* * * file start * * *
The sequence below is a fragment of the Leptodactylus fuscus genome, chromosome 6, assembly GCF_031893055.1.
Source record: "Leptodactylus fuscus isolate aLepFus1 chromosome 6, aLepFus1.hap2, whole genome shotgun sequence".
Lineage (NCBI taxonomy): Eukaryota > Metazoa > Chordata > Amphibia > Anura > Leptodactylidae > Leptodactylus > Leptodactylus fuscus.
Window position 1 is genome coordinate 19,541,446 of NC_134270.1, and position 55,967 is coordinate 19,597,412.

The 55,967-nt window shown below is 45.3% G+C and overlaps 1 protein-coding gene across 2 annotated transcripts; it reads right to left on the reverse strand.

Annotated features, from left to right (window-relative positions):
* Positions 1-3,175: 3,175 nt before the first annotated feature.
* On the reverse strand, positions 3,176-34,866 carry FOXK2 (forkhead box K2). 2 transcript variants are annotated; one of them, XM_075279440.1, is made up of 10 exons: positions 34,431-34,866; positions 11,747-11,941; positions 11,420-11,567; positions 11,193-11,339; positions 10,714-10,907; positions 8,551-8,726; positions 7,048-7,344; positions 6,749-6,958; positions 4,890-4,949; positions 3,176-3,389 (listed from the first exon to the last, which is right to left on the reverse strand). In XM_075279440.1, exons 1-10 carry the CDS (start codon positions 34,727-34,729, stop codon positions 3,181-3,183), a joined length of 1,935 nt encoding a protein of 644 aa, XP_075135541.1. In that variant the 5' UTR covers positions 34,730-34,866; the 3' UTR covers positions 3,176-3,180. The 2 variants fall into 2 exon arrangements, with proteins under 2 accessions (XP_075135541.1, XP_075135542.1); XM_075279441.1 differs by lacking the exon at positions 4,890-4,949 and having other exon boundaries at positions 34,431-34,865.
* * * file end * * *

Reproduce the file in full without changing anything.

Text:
The sequence below is a fragment of the Leptodactylus fuscus genome, chromosome 6, assembly GCF_031893055.1.
Source record: "Leptodactylus fuscus isolate aLepFus1 chromosome 6, aLepFus1.hap2, whole genome shotgun sequence".
Lineage (NCBI taxonomy): Eukaryota > Metazoa > Chordata > Amphibia > Anura > Leptodactylidae > Leptodactylus > Leptodactylus fuscus.
Window position 1 is genome coordinate 19,541,446 of NC_134270.1, and position 55,967 is coordinate 19,597,412.

The 55,967-nt window shown below is 45.3% G+C and overlaps 1 protein-coding gene across 2 annotated transcripts; it reads right to left on the reverse strand.

Annotated features, from left to right (window-relative positions):
* Positions 1-3,175: 3,175 nt before the first annotated feature.
* On the reverse strand, positions 3,176-34,866 carry FOXK2 (forkhead box K2). 2 transcript variants are annotated; one of them, XM_075279440.1, is made up of 10 exons: positions 34,431-34,866; positions 11,747-11,941; positions 11,420-11,567; positions 11,193-11,339; positions 10,714-10,907; positions 8,551-8,726; positions 7,048-7,344; positions 6,749-6,958; positions 4,890-4,949; positions 3,176-3,389 (listed from the first exon to the last, which is right to left on the reverse strand). In XM_075279440.1, exons 1-10 carry the CDS (start codon positions 34,727-34,729, stop codon positions 3,181-3,183), a joined length of 1,935 nt encoding a protein of 644 aa, XP_075135541.1. In that variant the 5' UTR covers positions 34,730-34,866; the 3' UTR covers positions 3,176-3,180. The 2 variants fall into 2 exon arrangements, with proteins under 2 accessions (XP_075135541.1, XP_075135542.1); XM_075279441.1 differs by lacking the exon at positions 4,890-4,949 and having other exon boundaries at positions 34,431-34,865.